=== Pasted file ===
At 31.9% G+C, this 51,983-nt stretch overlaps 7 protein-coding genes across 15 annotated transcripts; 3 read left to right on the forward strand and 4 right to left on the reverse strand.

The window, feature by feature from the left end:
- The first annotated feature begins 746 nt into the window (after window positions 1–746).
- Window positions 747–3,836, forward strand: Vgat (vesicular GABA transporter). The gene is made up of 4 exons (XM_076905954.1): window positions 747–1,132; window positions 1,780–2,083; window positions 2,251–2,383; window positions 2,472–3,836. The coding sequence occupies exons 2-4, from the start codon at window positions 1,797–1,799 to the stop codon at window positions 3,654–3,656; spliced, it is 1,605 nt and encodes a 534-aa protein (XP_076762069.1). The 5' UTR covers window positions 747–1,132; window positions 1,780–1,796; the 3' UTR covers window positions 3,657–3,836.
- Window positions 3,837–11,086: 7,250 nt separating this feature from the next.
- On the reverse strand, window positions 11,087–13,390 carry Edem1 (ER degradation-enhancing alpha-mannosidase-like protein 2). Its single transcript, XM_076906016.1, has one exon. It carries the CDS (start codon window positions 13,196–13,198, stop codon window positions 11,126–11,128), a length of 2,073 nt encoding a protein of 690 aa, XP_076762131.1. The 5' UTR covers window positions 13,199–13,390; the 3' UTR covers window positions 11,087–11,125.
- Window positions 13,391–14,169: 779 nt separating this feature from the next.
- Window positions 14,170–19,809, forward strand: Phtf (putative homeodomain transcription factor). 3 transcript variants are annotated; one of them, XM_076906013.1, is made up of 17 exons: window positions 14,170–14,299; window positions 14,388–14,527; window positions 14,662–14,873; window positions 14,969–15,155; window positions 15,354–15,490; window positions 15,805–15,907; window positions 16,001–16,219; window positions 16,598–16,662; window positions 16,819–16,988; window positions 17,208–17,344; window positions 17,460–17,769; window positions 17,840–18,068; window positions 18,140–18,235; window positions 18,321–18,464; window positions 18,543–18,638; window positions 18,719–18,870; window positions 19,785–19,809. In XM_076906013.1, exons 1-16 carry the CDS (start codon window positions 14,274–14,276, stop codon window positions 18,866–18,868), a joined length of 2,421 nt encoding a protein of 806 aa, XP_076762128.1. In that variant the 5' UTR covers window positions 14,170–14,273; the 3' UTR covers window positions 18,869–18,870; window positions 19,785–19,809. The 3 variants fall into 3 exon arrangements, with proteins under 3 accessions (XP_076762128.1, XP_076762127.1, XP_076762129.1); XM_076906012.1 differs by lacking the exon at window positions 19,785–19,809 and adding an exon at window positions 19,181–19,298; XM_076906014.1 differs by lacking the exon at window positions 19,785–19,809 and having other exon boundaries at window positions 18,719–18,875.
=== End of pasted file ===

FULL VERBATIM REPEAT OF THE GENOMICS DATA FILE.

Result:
At 31.9% G+C, this 51,983-nt stretch overlaps 7 protein-coding genes across 15 annotated transcripts; 3 read left to right on the forward strand and 4 right to left on the reverse strand.

The window, feature by feature from the left end:
- The first annotated feature begins 746 nt into the window (after window positions 1–746).
- Window positions 747–3,836, forward strand: Vgat (vesicular GABA transporter). The gene is made up of 4 exons (XM_076905954.1): window positions 747–1,132; window positions 1,780–2,083; window positions 2,251–2,383; window positions 2,472–3,836. The coding sequence occupies exons 2-4, from the start codon at window positions 1,797–1,799 to the stop codon at window positions 3,654–3,656; spliced, it is 1,605 nt and encodes a 534-aa protein (XP_076762069.1). The 5' UTR covers window positions 747–1,132; window positions 1,780–1,796; the 3' UTR covers window positions 3,657–3,836.
- Window positions 3,837–11,086: 7,250 nt separating this feature from the next.
- On the reverse strand, window positions 11,087–13,390 carry Edem1 (ER degradation-enhancing alpha-mannosidase-like protein 2). Its single transcript, XM_076906016.1, has one exon. It carries the CDS (start codon window positions 13,196–13,198, stop codon window positions 11,126–11,128), a length of 2,073 nt encoding a protein of 690 aa, XP_076762131.1. The 5' UTR covers window positions 13,199–13,390; the 3' UTR covers window positions 11,087–11,125.
- Window positions 13,391–14,169: 779 nt separating this feature from the next.
- Window positions 14,170–19,809, forward strand: Phtf (putative homeodomain transcription factor). 3 transcript variants are annotated; one of them, XM_076906013.1, is made up of 17 exons: window positions 14,170–14,299; window positions 14,388–14,527; window positions 14,662–14,873; window positions 14,969–15,155; window positions 15,354–15,490; window positions 15,805–15,907; window positions 16,001–16,219; window positions 16,598–16,662; window positions 16,819–16,988; window positions 17,208–17,344; window positions 17,460–17,769; window positions 17,840–18,068; window positions 18,140–18,235; window positions 18,321–18,464; window positions 18,543–18,638; window positions 18,719–18,870; window positions 19,785–19,809. In XM_076906013.1, exons 1-16 carry the CDS (start codon window positions 14,274–14,276, stop codon window positions 18,866–18,868), a joined length of 2,421 nt encoding a protein of 806 aa, XP_076762128.1. In that variant the 5' UTR covers window positions 14,170–14,273; the 3' UTR covers window positions 18,869–18,870; window positions 19,785–19,809. The 3 variants fall into 3 exon arrangements, with proteins under 3 accessions (XP_076762128.1, XP_076762127.1, XP_076762129.1); XM_076906012.1 differs by lacking the exon at window positions 19,785–19,809 and adding an exon at window positions 19,181–19,298; XM_076906014.1 differs by lacking the exon at window positions 19,785–19,809 and having other exon boundaries at window positions 18,719–18,875.